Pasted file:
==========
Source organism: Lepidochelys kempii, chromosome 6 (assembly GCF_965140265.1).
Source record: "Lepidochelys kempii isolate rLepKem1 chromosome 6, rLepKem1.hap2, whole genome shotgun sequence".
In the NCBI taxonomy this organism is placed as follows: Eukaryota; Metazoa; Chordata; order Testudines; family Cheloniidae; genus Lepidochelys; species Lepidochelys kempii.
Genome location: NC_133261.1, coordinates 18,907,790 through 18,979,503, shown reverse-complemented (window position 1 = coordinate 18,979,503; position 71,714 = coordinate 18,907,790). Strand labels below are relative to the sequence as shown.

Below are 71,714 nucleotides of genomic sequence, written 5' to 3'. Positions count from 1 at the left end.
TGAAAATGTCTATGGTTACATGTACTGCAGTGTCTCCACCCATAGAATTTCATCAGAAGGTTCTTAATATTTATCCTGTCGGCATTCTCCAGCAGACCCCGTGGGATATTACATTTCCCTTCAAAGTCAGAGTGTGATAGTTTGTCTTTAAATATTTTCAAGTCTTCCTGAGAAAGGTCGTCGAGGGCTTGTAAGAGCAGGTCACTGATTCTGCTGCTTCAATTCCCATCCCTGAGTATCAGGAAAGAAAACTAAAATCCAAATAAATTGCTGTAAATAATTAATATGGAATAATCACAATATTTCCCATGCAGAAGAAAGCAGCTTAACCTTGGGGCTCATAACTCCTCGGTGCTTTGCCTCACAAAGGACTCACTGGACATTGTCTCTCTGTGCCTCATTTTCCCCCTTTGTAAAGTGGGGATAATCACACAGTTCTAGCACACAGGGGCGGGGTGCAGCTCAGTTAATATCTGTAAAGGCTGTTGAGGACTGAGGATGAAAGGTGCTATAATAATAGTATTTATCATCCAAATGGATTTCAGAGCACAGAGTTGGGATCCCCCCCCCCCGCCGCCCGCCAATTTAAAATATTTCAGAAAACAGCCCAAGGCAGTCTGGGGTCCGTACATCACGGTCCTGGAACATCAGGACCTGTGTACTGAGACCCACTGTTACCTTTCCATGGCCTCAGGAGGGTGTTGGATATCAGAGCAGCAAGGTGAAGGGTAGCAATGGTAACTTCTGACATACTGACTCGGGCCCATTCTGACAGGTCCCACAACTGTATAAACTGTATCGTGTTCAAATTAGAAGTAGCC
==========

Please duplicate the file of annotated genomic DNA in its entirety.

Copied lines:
Source organism: Lepidochelys kempii, chromosome 6 (assembly GCF_965140265.1).
Source record: "Lepidochelys kempii isolate rLepKem1 chromosome 6, rLepKem1.hap2, whole genome shotgun sequence".
In the NCBI taxonomy this organism is placed as follows: Eukaryota; Metazoa; Chordata; order Testudines; family Cheloniidae; genus Lepidochelys; species Lepidochelys kempii.
Genome location: NC_133261.1, coordinates 18,907,790 through 18,979,503, shown reverse-complemented (window position 1 = coordinate 18,979,503; position 71,714 = coordinate 18,907,790). Strand labels below are relative to the sequence as shown.

Below are 71,714 nucleotides of genomic sequence, written 5' to 3'. Positions count from 1 at the left end.
TGAAAATGTCTATGGTTACATGTACTGCAGTGTCTCCACCCATAGAATTTCATCAGAAGGTTCTTAATATTTATCCTGTCGGCATTCTCCAGCAGACCCCGTGGGATATTACATTTCCCTTCAAAGTCAGAGTGTGATAGTTTGTCTTTAAATATTTTCAAGTCTTCCTGAGAAAGGTCGTCGAGGGCTTGTAAGAGCAGGTCACTGATTCTGCTGCTTCAATTCCCATCCCTGAGTATCAGGAAAGAAAACTAAAATCCAAATAAATTGCTGTAAATAATTAATATGGAATAATCACAATATTTCCCATGCAGAAGAAAGCAGCTTAACCTTGGGGCTCATAACTCCTCGGTGCTTTGCCTCACAAAGGACTCACTGGACATTGTCTCTCTGTGCCTCATTTTCCCCCTTTGTAAAGTGGGGATAATCACACAGTTCTAGCACACAGGGGCGGGGTGCAGCTCAGTTAATATCTGTAAAGGCTGTTGAGGACTGAGGATGAAAGGTGCTATAATAATAGTATTTATCATCCAAATGGATTTCAGAGCACAGAGTTGGGATCCCCCCCCCCCGCCGCCCGCCAATTTAAAATATTTCAGAAAACAGCCCAAGGCAGTCTGGGGTCCGTACATCACGGTCCTGGAACATCAGGACCTGTGTACTGAGACCCACTGTTACCTTTCCATGGCCTCAGGAGGGTGTTGGATATCAGAGCAGCAAGGTGAAGGGTAGCAATGGTAACTTCTGACATACTGACTCGGGCCCATTCTGACAGGTCCCACAACTGTATAAACTGTATCGTGTTCAAATTAGAAGTAGCC